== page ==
The companion post is here.

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  1. There is some subtle interpretational issues here with what probability means, but I will gloss over these because they are largely philosophical, and to the extent they relate to underlying issues in classical and quantum probability, etc. I think I can get away with ignoring them for the purposes of this post.
  2. The prior post about linearity.
  3. Econophysics, for example, can get pretty far, and reproduce some surprising results assuming individuals’ behavior is entirely random. It hardly seems to matter that people operate under coherent local rules at all, at least for certain properties.

Ta-Nehisi Quotes

And who can be mad in America? Racism is just the wind, here. Racism is but the rain.

Between the World and Me, p.92

“But now I understand the gravity of what I was proposing–that a four-year-old child should be watchful, prudent, and shrewd, that I curtail your happiness, that you submit to a loss of time. And now when I measure this fear against the boldness that the masters of the galaxy imparted to their own children, I am ashamed.”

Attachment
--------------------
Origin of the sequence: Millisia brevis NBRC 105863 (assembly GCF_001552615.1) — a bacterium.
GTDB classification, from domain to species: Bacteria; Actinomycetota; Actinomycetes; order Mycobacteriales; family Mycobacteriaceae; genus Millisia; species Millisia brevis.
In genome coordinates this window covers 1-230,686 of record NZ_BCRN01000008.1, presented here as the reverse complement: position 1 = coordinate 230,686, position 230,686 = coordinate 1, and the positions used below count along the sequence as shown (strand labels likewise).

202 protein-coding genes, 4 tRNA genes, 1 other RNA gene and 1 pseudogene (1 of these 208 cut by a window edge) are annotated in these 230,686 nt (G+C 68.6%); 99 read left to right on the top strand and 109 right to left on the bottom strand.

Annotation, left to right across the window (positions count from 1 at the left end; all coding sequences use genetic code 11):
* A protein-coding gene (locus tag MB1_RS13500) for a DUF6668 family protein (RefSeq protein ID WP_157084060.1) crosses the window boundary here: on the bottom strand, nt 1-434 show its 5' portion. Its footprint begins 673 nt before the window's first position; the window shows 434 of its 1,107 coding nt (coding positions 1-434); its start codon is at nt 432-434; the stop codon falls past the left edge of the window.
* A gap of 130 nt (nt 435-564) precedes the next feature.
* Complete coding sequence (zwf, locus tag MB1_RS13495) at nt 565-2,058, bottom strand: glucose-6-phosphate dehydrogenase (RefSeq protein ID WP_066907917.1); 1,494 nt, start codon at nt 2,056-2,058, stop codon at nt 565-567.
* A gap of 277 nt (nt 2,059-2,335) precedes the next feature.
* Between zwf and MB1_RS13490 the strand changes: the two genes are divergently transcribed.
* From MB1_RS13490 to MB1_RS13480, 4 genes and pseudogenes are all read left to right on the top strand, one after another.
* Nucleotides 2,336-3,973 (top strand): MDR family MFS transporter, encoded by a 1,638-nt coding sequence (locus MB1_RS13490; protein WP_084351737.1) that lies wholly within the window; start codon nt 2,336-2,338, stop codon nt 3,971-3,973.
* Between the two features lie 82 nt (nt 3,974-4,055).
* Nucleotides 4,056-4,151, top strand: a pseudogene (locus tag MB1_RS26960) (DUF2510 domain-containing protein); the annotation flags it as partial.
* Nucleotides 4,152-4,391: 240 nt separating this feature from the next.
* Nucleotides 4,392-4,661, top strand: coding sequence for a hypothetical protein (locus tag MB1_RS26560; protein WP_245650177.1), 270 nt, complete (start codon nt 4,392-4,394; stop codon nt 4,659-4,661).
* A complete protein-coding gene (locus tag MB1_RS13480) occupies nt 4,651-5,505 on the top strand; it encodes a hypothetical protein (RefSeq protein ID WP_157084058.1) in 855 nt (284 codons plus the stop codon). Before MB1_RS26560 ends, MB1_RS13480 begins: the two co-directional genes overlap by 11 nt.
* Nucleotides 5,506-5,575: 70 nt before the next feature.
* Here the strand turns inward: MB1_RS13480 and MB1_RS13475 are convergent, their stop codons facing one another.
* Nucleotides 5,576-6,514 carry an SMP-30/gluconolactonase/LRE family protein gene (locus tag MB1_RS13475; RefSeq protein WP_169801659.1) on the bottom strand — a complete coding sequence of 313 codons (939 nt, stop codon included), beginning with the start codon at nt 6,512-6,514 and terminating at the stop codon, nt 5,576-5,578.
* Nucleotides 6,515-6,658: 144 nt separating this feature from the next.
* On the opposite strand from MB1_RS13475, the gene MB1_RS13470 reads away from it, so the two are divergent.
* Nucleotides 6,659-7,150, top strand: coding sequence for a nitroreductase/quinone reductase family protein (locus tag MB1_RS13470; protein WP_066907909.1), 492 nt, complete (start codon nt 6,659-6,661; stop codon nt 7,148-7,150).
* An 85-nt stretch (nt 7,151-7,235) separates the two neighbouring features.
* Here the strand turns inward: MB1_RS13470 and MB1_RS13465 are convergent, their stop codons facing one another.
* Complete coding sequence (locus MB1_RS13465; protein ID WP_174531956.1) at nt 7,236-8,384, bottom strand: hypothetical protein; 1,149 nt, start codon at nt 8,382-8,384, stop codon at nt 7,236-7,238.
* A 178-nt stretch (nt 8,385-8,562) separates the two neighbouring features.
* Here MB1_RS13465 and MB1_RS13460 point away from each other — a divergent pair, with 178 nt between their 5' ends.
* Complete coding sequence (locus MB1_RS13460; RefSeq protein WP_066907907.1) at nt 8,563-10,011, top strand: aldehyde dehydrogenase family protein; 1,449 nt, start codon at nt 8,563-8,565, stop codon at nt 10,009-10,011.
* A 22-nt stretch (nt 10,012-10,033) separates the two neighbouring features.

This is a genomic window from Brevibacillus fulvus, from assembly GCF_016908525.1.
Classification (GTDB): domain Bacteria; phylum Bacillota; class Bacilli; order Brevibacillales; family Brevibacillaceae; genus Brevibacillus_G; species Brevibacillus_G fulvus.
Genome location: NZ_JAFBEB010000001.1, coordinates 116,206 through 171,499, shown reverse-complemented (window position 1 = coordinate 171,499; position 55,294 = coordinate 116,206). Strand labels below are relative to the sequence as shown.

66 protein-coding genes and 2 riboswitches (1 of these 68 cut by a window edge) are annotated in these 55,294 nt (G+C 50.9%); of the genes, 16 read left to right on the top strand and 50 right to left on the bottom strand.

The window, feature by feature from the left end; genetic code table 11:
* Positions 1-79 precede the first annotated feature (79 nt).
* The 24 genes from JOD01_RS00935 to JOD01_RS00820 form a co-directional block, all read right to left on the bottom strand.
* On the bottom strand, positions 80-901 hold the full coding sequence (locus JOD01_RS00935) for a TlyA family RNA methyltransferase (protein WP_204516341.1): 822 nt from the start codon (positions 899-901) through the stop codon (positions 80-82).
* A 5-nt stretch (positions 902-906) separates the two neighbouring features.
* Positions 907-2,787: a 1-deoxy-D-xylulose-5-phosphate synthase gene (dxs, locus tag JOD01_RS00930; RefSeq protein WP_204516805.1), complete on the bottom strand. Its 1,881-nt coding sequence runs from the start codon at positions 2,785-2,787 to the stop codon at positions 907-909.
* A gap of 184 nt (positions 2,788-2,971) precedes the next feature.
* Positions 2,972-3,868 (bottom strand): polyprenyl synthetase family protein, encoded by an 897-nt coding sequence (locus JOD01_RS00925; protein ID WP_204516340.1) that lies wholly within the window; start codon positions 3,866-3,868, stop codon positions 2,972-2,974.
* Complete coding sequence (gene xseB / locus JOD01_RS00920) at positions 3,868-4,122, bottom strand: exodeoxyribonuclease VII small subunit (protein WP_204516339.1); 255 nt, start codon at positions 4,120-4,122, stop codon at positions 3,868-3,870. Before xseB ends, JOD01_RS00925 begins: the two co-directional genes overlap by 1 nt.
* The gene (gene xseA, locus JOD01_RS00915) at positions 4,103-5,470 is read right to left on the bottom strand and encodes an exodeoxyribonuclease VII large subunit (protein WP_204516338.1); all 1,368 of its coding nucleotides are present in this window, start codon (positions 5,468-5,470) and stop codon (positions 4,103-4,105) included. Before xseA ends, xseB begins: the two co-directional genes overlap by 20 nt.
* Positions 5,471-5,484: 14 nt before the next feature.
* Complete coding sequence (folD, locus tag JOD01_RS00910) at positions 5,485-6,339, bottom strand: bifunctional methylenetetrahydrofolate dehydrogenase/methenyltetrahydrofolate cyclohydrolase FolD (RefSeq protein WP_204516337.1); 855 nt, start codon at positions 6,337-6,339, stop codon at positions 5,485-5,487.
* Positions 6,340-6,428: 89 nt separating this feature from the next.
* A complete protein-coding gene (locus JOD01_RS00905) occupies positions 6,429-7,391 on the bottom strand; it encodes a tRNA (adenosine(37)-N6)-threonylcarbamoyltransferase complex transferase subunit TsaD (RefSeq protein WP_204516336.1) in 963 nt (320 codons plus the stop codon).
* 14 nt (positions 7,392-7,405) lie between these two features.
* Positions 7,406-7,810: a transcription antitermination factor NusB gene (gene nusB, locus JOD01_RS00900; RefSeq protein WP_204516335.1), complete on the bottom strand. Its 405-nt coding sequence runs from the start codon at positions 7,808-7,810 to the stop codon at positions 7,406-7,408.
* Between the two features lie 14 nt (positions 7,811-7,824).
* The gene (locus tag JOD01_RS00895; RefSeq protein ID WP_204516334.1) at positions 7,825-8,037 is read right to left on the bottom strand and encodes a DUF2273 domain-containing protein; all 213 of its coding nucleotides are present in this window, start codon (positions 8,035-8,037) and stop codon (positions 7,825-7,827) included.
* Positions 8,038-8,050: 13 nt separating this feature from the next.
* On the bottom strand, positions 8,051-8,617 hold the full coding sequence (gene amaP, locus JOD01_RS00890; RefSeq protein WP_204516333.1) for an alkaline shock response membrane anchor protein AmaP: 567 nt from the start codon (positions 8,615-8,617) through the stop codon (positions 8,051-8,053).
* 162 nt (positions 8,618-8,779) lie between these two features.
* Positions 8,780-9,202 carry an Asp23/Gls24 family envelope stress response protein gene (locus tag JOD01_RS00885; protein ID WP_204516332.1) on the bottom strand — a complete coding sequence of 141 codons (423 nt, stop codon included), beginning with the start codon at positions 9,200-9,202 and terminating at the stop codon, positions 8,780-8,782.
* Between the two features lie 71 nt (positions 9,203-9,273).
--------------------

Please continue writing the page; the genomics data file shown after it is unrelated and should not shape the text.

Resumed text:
ibid, p. 97

“And still you are called to struggle, not because it assures you victory, but because it assures you an honorable and sane life.”

p.99

“The mettle that it takes to look away from the horror of our prison system, from police forces transformed into armies, from the long war against the black body, is not forged overnight. This is the practice of jabbing out one’s eyes, and forgetting the work of one’s hands. To acknowledge these horrors means turning away from the brightly rendered version of your country as it has always declared itself and turning toward something murkier and unknown. It is still too difficult for most Americans to do this. But that is your work. It must be, if only to preserve the sanctity of your mind.”

http://www.theatlantic.com/video/index/410815/in-conversation-with-ta-nehisi-coates/

I had a story due for an editor…and I kept asking for extensions. And he said to me the last time I asked him, he said ‘no.’ He said if you don’t turn this in tomorrow, I will go to  [editor in chief] and tell him that I have no confidence in your ability to deliver this piece. And I said ‘Oh my God, that cannot happen. That can never be said about me.’ And I churned it out in a day, and the piece ran in the magazine like four months later. And what I got was that I was afraid. That in fact what I was doing – that I did not need more time, that I did not need to think things over, that I had not figured it out, that I was just afraid. That I was literally afraid that it was going to be terrible, that I couldn’t do it. That actually was a big growth piece for me, because then I could see the whole process. So I do get afraid now, but I recognize it as part of the process, and I just write right through it. It’s actually one of the things I try to impart to students when I’m teaching. That it’s natural to sit there and be afraid but you gotta  do it in spite of it.